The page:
A joint bond when you live together unmarried
Joint bonds are popular, says Steven Barker, head of home loans at Standard Bank, accounting for at least 40% of total home loan applications.
“We find the majority of joint bond applications are by married couples, but there are also numerous applications that come through from unmarried couples,” he says.
In this scenario, you need to be fully aware of the risks of a joint bond.
“The main risk is that you are not responsible for only 50% of the debt. You are jointly and severally responsible, which means that if anything goes wrong, you could be held wholly responsible for 100% of the debt,” Barker warns.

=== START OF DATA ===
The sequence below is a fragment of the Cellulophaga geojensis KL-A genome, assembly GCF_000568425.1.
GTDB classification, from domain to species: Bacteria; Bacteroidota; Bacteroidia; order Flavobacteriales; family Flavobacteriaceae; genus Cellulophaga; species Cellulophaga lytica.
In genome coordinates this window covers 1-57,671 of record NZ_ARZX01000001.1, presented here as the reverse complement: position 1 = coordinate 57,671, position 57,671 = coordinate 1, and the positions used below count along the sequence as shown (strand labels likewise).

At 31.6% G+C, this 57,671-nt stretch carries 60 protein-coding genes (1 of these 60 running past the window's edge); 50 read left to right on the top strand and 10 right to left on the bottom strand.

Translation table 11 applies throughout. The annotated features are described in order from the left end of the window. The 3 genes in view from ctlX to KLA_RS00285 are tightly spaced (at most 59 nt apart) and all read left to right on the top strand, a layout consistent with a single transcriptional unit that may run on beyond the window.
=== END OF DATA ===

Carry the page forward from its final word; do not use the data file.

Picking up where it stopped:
This would be the case if the other bond holder dies or absconds – leaving you holding the debt.
If you are going to enter into a joint bond agreement, you should have a legal document drawn up to protect yourself financially. You should also take out life cover that will settle the bond if either bondholder dies.
“A joint bond may seem to be the answer for affordability issues, but many people fail to realise that unwinding a joint bond, for whatever reason, is never simple,” Barker says.